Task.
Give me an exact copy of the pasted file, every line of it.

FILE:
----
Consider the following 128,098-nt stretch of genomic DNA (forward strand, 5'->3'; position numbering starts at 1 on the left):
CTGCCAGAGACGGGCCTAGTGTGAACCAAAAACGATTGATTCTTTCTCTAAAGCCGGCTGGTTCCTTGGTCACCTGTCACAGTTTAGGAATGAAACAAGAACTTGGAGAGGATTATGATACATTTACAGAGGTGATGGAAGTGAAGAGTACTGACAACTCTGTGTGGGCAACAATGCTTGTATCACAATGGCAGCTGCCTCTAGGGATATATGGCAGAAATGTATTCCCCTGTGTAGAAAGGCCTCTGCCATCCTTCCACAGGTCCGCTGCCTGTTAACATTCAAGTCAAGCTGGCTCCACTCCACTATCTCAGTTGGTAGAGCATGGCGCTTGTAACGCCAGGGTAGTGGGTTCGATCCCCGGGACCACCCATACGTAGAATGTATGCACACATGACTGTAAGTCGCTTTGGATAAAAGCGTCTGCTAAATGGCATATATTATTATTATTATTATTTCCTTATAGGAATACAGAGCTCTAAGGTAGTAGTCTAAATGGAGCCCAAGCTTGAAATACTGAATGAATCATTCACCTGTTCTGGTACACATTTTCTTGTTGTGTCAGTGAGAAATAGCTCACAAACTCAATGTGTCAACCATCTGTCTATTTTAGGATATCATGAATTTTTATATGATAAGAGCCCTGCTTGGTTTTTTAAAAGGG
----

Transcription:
Consider the following 128,098-nt stretch of genomic DNA (forward strand, 5'->3'; position numbering starts at 1 on the left):
CTGCCAGAGACGGGCCTAGTGTGAACCAAAAACGATTGATTCTTTCTCTAAAGCCGGCTGGTTCCTTGGTCACCTGTCACAGTTTAGGAATGAAACAAGAACTTGGAGAGGATTATGATACATTTACAGAGGTGATGGAAGTGAAGAGTACTGACAACTCTGTGTGGGCAACAATGCTTGTATCACAATGGCAGCTGCCTCTAGGGATATATGGCAGAAATGTATTCCCCTGTGTAGAAAGGCCTCTGCCATCCTTCCACAGGTCCGCTGCCTGTTAACATTCAAGTCAAGCTGGCTCCACTCCACTATCTCAGTTGGTAGAGCATGGCGCTTGTAACGCCAGGGTAGTGGGTTCGATCCCCGGGACCACCCATACGTAGAATGTATGCACACATGACTGTAAGTCGCTTTGGATAAAAGCGTCTGCTAAATGGCATATATTATTATTATTATTATTTCCTTATAGGAATACAGAGCTCTAAGGTAGTAGTCTAAATGGAGCCCAAGCTTGAAATACTGAATGAATCATTCACCTGTTCTGGTACACATTTTCTTGTTGTGTCAGTGAGAAATAGCTCACAAACTCAATGTGTCAACCATCTGTCTATTTTAGGATATCATGAATTTTTATATGATAAGAGCCCTGCTTGGTTTTTTAAAAGGG